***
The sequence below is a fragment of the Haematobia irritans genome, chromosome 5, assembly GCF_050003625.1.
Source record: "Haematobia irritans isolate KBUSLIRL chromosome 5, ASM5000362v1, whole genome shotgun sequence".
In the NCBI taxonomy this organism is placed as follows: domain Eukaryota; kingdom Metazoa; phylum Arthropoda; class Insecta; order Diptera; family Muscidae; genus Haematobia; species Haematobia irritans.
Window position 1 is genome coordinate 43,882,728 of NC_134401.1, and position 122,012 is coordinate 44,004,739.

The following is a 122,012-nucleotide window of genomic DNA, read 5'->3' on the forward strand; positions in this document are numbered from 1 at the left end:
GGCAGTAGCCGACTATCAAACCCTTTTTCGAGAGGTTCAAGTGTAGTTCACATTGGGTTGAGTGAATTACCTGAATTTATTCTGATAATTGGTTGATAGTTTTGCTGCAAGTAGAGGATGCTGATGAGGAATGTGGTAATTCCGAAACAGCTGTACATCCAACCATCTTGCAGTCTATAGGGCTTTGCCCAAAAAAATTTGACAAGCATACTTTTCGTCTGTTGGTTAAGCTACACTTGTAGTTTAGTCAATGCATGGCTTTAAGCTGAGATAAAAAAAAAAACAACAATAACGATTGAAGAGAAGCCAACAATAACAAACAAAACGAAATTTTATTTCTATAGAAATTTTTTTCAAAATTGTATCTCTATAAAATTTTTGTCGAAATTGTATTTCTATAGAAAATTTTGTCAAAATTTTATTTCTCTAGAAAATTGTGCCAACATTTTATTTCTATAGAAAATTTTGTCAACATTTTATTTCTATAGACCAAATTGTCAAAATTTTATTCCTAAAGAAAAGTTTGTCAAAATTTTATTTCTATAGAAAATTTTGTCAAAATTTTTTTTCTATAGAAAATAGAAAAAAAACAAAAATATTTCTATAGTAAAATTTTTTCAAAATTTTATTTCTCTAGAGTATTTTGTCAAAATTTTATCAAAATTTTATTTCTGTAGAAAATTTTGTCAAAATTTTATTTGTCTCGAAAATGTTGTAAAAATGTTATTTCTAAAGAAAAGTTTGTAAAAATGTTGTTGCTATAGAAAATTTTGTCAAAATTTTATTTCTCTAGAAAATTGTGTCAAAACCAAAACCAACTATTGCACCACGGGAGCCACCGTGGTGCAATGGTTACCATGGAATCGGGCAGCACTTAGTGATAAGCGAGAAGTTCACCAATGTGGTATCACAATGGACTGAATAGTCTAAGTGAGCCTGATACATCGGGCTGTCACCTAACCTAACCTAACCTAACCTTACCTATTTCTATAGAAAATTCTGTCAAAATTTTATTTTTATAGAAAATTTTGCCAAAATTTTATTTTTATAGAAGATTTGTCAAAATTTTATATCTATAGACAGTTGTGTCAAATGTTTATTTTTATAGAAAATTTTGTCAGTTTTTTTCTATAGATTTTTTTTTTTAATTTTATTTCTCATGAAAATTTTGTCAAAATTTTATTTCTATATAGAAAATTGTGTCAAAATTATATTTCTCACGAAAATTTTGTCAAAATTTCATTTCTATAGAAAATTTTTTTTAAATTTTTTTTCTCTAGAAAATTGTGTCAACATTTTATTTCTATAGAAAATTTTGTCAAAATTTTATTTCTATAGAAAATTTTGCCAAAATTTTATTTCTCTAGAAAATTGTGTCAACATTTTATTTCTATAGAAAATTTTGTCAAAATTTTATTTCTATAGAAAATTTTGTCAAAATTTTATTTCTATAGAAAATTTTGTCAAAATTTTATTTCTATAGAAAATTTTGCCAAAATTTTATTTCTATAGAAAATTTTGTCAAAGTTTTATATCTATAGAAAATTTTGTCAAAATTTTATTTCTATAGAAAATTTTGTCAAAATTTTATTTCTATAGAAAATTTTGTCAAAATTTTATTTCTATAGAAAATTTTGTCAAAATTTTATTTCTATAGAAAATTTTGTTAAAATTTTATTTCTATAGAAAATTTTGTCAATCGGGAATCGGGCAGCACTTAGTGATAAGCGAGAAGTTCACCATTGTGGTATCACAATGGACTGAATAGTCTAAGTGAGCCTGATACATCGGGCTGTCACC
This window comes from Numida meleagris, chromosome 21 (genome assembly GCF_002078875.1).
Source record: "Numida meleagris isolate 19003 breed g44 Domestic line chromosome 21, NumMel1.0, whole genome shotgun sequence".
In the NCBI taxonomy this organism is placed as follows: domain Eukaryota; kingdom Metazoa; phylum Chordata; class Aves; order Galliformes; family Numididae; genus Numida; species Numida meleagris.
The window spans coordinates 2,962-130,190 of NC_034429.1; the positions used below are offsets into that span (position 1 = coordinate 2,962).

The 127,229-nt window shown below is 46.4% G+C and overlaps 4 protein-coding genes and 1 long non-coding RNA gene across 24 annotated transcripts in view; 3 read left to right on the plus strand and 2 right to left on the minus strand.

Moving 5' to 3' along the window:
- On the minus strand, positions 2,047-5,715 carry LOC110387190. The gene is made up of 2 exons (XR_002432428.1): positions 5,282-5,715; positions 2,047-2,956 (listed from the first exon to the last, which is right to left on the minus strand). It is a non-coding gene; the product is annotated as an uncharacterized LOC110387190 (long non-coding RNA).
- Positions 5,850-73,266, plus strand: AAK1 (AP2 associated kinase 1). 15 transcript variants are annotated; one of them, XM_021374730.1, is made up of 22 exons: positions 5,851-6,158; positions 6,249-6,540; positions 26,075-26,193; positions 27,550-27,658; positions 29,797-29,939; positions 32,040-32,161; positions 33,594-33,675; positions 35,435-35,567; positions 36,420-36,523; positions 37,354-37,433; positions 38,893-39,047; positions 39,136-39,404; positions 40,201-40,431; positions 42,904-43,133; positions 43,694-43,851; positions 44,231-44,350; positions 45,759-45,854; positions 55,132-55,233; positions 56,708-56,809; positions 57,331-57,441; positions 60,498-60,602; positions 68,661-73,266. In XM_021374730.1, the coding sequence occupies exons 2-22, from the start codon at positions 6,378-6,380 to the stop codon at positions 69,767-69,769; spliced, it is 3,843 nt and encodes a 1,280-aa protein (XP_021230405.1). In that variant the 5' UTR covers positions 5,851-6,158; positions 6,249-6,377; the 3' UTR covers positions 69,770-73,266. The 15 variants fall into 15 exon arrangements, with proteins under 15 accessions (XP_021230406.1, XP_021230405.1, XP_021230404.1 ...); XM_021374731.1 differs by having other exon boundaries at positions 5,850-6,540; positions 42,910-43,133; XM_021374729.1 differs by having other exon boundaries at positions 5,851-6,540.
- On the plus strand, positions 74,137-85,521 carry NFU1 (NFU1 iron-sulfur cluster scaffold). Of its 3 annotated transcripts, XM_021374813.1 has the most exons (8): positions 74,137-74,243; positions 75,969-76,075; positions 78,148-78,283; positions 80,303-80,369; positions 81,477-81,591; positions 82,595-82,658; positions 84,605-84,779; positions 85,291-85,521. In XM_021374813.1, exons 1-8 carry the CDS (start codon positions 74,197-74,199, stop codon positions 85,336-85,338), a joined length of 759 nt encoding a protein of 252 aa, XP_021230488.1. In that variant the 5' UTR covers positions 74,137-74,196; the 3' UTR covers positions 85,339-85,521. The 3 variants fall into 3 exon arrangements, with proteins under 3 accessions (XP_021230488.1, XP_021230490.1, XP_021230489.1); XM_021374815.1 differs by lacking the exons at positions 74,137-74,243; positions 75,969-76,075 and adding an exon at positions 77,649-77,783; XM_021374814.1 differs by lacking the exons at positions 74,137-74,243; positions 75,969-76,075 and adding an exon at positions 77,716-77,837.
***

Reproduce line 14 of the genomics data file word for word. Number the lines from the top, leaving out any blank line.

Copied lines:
- Positions 5,850-73,266, plus strand: AAK1 (AP2 associated kinase 1). 15 transcript variants are annotated; one of them, XM_021374730.1, is made up of 22 exons: positions 5,851-6,158; positions 6,249-6,540; positions 26,075-26,193; positions 27,550-27,658; positions 29,797-29,939; positions 32,040-32,161; positions 33,594-33,675; positions 35,435-35,567; positions 36,420-36,523; positions 37,354-37,433; positions 38,893-39,047; positions 39,136-39,404; positions 40,201-40,431; positions 42,904-43,133; positions 43,694-43,851; positions 44,231-44,350; positions 45,759-45,854; positions 55,132-55,233; positions 56,708-56,809; positions 57,331-57,441; positions 60,498-60,602; positions 68,661-73,266. In XM_021374730.1, the coding sequence occupies exons 2-22, from the start codon at positions 6,378-6,380 to the stop codon at positions 69,767-69,769; spliced, it is 3,843 nt and encodes a 1,280-aa protein (XP_021230405.1). In that variant the 5' UTR covers positions 5,851-6,158; positions 6,249-6,377; the 3' UTR covers positions 69,770-73,266. The 15 variants fall into 15 exon arrangements, with proteins under 15 accessions (XP_021230406.1, XP_021230405.1, XP_021230404.1 ...); XM_021374731.1 differs by having other exon boundaries at positions 5,850-6,540; positions 42,910-43,133; XM_021374729.1 differs by having other exon boundaries at positions 5,851-6,540.